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Jeremy Corbyn takes vice-president role at CND

Published 18 October 2015

Jeremy Corbyn has signalled his determination to keep fighting against the renewal of Trident by becoming a vice-president of CND.

The Labour leader is facing a major split in his party over whether Britain’s nuclear deterrent should be replaced, with a crunch House of Commons vote due in the coming months.
Corbyn was rebuked by party colleagues last month for undermining the internal debate after bluntly stating that there were no circumstances under which he would authorise use of the nuclear weapons.
The veteran left-winger has been vice-chairman of CND, which campaigns for unilateral disarmament by the UK, for many years.
He had been due to address the organisation’s conference in London this weekend, but he is now said to have other engagements.
CND said that while Corbyn was stepping down as vice-chairman in recognition of his increased workload, he would take on the role of vice-¬president instead.
“He didn’t want to resign from CND, so he decided to ¬accept a vice-president role,” a spokesman said.
CND general secretary Kate Hudson said: “This is a fitting tribute to a very principled man with a life-long commitment to CND and the cause of nuclear disarmament“Working together, with enormous support from across society, we will prevail against Trident and secure a crucial step towards global disarmament.”
Russell Whiting, from CND, said Corbyn “stood on a clear anti-Trident platform” when he was elected as Labour leader “with a massive mandate”.
“He’s challenging the consensus that has developed at Westminster around Trident, and that’s something we’re looking forward to taking forward with him.”
Corbyn joined the organisation as a teenager in 1966 and has long campaigned against the replacement of Trident.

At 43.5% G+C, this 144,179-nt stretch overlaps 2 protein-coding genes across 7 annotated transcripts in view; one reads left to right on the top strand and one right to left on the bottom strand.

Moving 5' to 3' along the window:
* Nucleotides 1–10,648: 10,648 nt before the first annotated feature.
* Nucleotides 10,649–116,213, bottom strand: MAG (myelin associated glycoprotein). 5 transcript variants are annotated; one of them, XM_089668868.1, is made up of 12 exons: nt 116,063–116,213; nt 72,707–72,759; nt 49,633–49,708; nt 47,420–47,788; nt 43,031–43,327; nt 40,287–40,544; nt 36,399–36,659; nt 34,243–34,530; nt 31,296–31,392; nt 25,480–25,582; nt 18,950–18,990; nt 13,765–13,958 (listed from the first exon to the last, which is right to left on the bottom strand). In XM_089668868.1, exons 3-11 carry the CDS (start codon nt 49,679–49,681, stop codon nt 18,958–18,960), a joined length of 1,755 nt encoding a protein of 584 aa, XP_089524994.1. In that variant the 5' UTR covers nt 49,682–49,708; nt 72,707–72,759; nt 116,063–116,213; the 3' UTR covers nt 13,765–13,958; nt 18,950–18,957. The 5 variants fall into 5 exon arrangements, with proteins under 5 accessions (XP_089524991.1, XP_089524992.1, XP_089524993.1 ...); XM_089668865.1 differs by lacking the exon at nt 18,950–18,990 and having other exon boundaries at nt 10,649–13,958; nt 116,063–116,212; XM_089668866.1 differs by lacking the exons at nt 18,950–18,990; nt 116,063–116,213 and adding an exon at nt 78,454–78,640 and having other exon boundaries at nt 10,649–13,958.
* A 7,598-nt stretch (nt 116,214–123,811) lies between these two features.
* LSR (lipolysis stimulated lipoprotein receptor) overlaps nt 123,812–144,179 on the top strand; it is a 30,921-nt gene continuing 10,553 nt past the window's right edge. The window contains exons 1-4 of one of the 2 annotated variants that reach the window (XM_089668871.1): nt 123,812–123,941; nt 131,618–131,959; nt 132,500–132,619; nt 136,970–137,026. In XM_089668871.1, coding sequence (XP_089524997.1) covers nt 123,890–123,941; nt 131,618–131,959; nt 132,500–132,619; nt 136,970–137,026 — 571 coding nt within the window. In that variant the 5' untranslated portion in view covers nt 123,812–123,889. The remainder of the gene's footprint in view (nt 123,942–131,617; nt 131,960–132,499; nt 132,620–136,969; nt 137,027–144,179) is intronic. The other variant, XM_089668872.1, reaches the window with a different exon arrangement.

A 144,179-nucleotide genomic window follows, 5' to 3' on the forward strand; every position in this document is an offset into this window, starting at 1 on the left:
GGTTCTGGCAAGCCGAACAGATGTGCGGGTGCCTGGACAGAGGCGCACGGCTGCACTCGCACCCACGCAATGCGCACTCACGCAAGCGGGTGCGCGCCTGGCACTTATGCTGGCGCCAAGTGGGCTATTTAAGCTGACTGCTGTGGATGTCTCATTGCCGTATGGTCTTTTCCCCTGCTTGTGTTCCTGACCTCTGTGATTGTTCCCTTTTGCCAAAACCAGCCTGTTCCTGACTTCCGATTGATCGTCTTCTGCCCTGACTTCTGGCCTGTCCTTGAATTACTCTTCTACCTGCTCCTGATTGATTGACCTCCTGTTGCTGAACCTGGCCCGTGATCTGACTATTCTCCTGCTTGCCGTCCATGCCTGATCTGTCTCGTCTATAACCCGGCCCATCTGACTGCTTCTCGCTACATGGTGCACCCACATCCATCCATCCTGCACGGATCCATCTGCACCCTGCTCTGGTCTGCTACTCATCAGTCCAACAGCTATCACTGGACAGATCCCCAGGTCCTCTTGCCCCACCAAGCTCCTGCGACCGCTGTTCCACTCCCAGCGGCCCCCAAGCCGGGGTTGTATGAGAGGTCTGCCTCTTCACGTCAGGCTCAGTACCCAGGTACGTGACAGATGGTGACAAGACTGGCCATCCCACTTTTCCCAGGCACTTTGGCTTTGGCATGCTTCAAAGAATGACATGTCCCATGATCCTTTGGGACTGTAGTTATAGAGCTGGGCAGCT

But many Labour MPs, including the party’s new shadow defence secretary Maria Eagle, have openly disagreed with the party leader’s views on nuclear weapons.
In Scotland, the SNP has declared its intention to remove Trident from its base at Faslane, on the Clyde.
Earlier this month, on a visit to Scotland, Corbyn said that Labour could go into next year’s Holyrood election without the party having a clear position on Trident.
The Labour leader said at the time he hoped the position would have been resolved by then, but that he could give no guarantee.
The SNP had earlier challenged Corbyn to end what it termed “the chaos and confusion” over Labour’s policy on replacing the Trident nuclear weapons system.
SNP deputy leader Stewart Hosie said at the time: “Labour’s position on Trident has become utterly indefensible.
“After days of chaos and infighting, Jeremy Corbyn must make clear whether he is leading Labour – or whether Labour is leading him.
“Jeremy Corbyn needs to be straight with the people of Scotland – will Labour oppose Trident nuclear weapons on our shores, or simply allow the Tories to go ahead with this outdated and unwanted project?”
While Corbyn remains opposed to nuclear weapons, his party is committed to Trident’s renewal.
Currently, the government spend about 6 per cent of its annual defence budget on Trident, according to Ministry of Defence figures.
Trident was acquired by Margaret Thatcher’s government in the early 1980s as a replacement for the Polaris missile system which the UK had kept since the 1960s Cold War era.
Trident is reported to have a potential destructive power eight times that of the first atomic bomb, which is ¬estimated to have killed 140,000 people when it was dropped by the United States on Hiroshima in Japan on 6 August, 1945.
Yesterday a CND spokesman said that while Corbyn will not be giving a speech today as had originally been planned, he will be addressing activists at a private session.

James Tapsfield